This is pure silliness at its best. If you plan to watch, bring your sense of silly. A native dance turns into a nightclub act; Lou the bus driver gets confused by the instructions "go ahead and back up"; and many other classic bits.

Bud and Lou obviously had a great time making this movie (Lou is hysterically funny). A smile never left my face during the last half of it, even though this a 60+ year old movie now. I'm sure it was popular escapist fun for Allied troops during WWII.
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9/10
Pardon My Sarong was perhaps the most fun of the early Abbott & Costello movies
tavm29 January 2012
Having reviewed Laurel & Hardy in Pardon Us a few days ago, I'm now commenting on Abbott & Costello's Pardon My Sarong. The significance of these two being submitted so close together is what I'll mention when I'm nearing the end. Right now, I'll just say that this is the funniest of the early A & C vehicles that I've just rewatched on YouTube. And not only are Bud & Lou at the top of their game-how refreshing to see Abbott get a few good laughs himself here-but the rest of the cast, including the romantic leads of Robert Paige and Virginia Bruce seem to be having fun every step of the way. I mean, William Demarest as a cop and Leif Erickson as the "Biggest Stinker of Them All" (LOL) are great foils for the team. And the musical interludes by The Four Ink Spots and Nan Wynn are soooo enjoyable to me! Really, Pardon My Sarong is one of the most fun of the A & C pictures. Okay, so the reason that Pardon Us and Pardon My Sarong have gotten comments from me on the closest of days is because since Black History Month is only a few days away, I've been mentioning the contributions of various performers of color to these movies. So with this one, we have not only The Four Ink Spots (Deek Watson, Charles Fuqua, Hoppy Jones, Bill Kenny) but also a tap dancing trio named Tip, Tap, and Toe (Ted Fraser, Samuel Green, and Ray Winfield who was the innovator of the sliding style of tap as evidenced by the way he glided on that table during The Four Ink Spots second set. Really impressive, that was especially when I watched it a second time!), and the choreographer of those island dances led by Ms. Wynn was Katherine Dunham. They were quite sexy especially "Vingo Jingo". By the way, Ms. Dunham studied and began practicing her art in Chicago, Ill., my birthtown (Chicago was also where the bus driven by Bud and Lou in the picture's beginning came from). One more thing, I always like to acknowledge whenever players from my favorite movie, It's a Wonderful Life, are in other films and TV shows. Here it's Charles Lane as Bud & Lou's superior at the bus terminal and Samuel S. Hinds as one of the natives. They both previously were in A & C's last Universal movie before this one, Ride 'Em Cowboy.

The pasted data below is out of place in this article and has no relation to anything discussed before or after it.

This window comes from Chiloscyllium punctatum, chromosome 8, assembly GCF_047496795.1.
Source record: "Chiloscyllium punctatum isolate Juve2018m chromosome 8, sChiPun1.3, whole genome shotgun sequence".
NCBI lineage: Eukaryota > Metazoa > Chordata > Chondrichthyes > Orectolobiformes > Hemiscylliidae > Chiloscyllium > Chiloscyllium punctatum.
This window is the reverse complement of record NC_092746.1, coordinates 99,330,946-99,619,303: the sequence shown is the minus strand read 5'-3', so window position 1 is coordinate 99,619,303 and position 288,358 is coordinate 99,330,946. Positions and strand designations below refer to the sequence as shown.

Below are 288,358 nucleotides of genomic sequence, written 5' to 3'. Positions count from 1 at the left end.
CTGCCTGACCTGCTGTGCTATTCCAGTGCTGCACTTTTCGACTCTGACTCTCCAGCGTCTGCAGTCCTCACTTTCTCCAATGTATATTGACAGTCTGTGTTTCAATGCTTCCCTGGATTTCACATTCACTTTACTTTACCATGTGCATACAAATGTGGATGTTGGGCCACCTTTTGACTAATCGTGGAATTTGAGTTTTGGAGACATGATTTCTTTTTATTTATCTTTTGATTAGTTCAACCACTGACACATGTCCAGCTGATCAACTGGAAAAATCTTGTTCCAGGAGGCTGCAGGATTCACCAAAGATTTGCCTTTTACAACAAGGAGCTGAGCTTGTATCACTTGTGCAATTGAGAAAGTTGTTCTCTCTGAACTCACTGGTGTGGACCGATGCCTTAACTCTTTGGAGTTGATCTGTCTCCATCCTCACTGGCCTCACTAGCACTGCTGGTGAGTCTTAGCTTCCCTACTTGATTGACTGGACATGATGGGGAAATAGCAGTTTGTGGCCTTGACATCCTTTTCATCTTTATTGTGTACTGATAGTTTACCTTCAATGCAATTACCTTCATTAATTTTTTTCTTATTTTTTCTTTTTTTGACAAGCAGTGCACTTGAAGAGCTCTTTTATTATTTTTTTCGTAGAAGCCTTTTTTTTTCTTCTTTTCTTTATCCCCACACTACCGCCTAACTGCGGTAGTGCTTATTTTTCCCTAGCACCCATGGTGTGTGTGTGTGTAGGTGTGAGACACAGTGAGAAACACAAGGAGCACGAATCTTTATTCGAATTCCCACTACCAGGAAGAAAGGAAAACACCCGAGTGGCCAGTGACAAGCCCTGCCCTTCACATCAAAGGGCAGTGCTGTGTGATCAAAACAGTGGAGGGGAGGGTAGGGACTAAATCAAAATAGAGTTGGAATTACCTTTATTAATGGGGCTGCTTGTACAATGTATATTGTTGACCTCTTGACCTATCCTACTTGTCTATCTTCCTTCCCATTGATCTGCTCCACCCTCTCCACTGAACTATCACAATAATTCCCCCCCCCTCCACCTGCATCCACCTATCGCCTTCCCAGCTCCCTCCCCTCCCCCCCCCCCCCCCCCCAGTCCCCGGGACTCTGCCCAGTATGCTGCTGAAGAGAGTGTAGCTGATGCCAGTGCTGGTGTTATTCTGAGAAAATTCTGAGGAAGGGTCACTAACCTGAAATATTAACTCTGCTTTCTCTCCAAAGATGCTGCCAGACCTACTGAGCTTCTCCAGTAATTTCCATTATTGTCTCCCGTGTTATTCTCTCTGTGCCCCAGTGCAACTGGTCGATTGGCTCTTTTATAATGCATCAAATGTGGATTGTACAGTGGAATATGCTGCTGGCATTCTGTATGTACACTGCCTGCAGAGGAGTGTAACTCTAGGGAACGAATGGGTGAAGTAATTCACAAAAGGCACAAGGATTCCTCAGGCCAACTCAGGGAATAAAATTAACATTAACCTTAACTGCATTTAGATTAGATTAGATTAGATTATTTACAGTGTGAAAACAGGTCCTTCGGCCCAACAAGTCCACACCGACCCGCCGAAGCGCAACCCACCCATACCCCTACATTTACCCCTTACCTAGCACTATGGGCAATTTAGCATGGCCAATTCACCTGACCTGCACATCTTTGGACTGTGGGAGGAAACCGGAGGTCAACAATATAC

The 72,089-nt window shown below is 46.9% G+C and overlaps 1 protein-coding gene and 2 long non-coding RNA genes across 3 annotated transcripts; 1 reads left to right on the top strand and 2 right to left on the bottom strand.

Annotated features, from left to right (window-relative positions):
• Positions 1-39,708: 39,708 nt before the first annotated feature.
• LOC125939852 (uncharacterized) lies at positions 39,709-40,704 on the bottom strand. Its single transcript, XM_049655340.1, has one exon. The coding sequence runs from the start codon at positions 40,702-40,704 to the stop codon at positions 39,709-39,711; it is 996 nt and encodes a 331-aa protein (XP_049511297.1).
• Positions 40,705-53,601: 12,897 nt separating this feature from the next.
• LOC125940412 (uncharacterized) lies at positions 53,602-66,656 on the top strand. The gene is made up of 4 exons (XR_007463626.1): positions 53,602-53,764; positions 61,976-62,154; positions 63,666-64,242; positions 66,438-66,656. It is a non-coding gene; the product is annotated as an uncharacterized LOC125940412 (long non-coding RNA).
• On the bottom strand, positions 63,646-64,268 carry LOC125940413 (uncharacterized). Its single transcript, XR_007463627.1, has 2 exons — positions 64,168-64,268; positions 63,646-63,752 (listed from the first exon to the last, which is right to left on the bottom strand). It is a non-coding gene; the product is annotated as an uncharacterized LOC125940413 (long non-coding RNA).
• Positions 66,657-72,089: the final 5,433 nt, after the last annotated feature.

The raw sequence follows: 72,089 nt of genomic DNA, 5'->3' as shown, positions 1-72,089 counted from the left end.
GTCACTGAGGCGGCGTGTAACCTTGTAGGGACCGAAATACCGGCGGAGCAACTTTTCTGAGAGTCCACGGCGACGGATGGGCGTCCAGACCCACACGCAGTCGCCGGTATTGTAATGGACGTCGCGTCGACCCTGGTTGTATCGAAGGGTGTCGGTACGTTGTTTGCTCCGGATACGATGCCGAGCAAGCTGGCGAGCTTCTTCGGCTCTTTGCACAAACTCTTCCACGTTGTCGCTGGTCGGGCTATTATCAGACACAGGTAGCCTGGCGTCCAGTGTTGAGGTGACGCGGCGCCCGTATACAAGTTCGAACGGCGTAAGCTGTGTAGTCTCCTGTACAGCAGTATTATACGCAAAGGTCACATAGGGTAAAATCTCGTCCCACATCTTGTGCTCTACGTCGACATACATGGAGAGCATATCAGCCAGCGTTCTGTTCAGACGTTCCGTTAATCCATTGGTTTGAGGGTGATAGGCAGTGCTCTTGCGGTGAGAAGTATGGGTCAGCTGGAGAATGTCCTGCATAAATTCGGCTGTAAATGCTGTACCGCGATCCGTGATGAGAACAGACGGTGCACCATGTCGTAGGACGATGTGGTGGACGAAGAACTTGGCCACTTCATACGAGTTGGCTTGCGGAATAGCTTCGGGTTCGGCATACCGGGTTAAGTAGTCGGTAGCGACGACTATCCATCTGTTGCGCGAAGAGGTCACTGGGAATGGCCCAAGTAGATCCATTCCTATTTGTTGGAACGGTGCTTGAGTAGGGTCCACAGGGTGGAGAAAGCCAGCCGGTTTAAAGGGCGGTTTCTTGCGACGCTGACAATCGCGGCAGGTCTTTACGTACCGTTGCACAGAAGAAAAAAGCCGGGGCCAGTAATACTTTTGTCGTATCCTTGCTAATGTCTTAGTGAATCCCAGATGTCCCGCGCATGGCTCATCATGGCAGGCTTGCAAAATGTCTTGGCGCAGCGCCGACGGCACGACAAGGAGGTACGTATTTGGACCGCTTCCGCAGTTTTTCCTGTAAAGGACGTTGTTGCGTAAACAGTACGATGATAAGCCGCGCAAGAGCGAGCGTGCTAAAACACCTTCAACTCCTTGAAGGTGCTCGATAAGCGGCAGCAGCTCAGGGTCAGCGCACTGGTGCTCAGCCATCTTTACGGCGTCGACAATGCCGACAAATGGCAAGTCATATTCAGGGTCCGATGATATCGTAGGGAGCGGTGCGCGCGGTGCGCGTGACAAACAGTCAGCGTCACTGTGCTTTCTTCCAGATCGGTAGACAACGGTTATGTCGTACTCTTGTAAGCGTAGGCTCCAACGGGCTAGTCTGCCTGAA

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5/10
Pardon My Review.
AaronCapenBanner26 October 2013
Abbott & Costello play two bumbling bus drivers who accidentally end up stealing their own bus; now fired and on the run from the police, they drive it into the ocean(!) and hitch a lift with a playboy(played by Robert Paige). After some mishaps along the way, they finally arrive on a South Seas island where they encounter a hostile native tribe(with pretty island girls of course!) and a Dr. Varnoff(played by Lionel Atwill) who is really a jewel thief on a mission, and most unappreciative of their intrusion. Virginia Bruce plays a potential love interest. A big hit in 1942, though I'm not sure why, since this is an overly silly film with the usual clichés that haven't worn well, though the one funny bit with "the big stinker" is a highlight, otherwise, the team had made much better films.
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Classic!! You'll get hooked!!
Astro_Nut6 July 2006
Warning: Spoilers